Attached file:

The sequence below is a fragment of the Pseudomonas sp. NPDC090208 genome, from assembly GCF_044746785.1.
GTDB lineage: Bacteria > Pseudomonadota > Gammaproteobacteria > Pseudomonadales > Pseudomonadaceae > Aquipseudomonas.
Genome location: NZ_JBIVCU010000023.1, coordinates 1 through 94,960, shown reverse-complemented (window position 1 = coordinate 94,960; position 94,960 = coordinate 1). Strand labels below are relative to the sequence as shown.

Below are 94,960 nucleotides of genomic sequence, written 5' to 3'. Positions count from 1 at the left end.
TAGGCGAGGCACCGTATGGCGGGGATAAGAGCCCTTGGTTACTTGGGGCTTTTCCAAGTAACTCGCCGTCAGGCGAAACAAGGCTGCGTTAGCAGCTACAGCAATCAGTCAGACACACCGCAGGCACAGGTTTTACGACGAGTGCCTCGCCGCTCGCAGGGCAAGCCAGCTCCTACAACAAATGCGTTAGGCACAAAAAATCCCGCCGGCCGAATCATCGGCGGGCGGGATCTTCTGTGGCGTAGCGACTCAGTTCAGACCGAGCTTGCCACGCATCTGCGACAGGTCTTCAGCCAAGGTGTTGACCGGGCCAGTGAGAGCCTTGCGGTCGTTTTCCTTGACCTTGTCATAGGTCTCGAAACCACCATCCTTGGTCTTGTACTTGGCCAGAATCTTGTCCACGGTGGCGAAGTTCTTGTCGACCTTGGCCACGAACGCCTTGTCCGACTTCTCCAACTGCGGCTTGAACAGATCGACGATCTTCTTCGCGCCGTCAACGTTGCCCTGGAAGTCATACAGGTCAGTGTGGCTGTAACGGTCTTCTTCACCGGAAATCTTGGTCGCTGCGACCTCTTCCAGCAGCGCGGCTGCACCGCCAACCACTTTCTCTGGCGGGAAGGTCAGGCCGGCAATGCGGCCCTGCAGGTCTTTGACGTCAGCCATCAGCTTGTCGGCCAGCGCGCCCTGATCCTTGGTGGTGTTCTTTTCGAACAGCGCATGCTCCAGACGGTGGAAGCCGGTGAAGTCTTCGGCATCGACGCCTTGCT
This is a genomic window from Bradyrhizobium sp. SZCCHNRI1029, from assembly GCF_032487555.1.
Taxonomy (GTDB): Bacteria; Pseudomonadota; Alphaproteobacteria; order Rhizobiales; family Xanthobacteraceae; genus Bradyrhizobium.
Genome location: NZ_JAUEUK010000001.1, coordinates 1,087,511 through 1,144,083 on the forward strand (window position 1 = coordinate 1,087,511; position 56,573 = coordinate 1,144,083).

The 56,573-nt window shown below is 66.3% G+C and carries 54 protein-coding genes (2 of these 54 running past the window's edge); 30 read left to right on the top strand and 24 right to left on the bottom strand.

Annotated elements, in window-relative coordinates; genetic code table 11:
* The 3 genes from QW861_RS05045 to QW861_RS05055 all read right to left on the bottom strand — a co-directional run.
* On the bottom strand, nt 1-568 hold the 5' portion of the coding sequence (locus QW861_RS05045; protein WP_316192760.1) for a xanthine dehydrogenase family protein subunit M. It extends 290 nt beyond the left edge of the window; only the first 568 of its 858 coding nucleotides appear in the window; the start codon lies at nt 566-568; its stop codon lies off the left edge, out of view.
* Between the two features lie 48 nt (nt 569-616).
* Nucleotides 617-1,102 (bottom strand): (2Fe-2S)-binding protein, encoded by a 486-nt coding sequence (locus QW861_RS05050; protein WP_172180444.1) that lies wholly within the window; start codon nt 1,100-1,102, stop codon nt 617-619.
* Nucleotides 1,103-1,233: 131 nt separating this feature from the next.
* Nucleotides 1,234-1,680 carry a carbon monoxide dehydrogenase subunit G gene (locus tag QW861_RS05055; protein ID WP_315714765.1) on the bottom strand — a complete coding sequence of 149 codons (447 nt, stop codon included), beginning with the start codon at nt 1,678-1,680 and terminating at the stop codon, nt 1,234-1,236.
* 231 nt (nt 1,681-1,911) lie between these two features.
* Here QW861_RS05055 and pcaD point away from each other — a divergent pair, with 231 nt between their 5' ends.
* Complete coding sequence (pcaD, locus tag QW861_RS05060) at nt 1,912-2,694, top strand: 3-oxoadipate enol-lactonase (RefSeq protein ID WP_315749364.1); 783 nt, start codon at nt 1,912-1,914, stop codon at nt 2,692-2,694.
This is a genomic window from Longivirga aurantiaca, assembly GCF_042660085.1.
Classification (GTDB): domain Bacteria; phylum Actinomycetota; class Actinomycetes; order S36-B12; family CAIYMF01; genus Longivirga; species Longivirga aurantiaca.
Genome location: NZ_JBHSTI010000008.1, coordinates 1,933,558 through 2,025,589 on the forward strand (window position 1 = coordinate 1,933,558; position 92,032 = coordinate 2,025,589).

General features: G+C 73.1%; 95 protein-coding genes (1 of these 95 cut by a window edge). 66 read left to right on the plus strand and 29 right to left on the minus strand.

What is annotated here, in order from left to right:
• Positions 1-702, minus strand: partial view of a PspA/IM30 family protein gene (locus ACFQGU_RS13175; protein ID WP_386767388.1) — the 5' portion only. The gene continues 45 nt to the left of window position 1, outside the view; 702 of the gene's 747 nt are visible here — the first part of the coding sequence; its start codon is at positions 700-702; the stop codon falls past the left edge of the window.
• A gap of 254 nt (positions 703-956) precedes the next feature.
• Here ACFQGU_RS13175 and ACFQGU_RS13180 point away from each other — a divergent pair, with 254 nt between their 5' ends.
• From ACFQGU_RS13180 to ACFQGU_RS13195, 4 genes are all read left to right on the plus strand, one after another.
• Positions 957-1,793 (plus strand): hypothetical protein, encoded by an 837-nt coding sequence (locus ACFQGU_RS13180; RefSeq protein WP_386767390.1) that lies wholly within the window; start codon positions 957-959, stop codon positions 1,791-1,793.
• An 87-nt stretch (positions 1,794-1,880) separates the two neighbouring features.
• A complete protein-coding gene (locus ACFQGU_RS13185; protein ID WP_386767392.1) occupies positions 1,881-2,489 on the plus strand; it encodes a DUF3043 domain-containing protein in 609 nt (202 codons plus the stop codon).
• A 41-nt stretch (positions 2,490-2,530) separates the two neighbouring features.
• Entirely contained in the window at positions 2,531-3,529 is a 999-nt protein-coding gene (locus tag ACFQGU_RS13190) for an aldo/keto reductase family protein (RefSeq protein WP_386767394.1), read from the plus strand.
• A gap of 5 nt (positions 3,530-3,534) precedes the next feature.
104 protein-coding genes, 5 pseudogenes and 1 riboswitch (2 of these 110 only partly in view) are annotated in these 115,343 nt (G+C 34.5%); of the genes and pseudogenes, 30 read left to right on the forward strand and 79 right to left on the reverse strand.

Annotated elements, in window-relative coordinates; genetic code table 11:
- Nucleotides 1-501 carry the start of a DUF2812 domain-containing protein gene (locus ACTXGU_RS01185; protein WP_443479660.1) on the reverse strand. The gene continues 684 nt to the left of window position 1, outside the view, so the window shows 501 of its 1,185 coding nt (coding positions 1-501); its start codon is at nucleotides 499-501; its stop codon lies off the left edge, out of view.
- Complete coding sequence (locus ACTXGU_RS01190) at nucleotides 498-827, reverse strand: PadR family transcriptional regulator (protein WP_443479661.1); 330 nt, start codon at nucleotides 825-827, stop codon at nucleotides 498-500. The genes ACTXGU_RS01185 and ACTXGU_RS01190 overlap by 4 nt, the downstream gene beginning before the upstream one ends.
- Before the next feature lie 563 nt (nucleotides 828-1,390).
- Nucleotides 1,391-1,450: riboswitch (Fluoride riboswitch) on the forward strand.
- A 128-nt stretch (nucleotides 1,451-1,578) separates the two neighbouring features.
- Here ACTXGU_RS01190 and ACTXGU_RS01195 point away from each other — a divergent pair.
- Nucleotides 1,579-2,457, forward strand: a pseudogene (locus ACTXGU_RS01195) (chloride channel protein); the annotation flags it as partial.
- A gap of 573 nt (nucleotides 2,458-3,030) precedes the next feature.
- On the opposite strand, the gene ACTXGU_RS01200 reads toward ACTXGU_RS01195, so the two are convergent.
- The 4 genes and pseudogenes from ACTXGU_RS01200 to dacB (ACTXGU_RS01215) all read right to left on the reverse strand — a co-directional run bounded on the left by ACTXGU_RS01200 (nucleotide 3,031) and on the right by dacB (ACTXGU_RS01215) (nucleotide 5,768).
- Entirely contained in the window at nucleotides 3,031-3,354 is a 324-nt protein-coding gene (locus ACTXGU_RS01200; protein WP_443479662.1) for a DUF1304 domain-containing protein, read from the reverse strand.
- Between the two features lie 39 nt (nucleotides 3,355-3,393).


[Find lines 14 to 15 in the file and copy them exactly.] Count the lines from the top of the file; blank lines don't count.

* Nucleotides 617-1,102 (bottom strand): (2Fe-2S)-binding protein, encoded by a 486-nt coding sequence (locus QW861_RS05050; protein WP_172180444.1) that lies wholly within the window; start codon nt 1,100-1,102, stop codon nt 617-619.
* Nucleotides 1,103-1,233: 131 nt separating this feature from the next.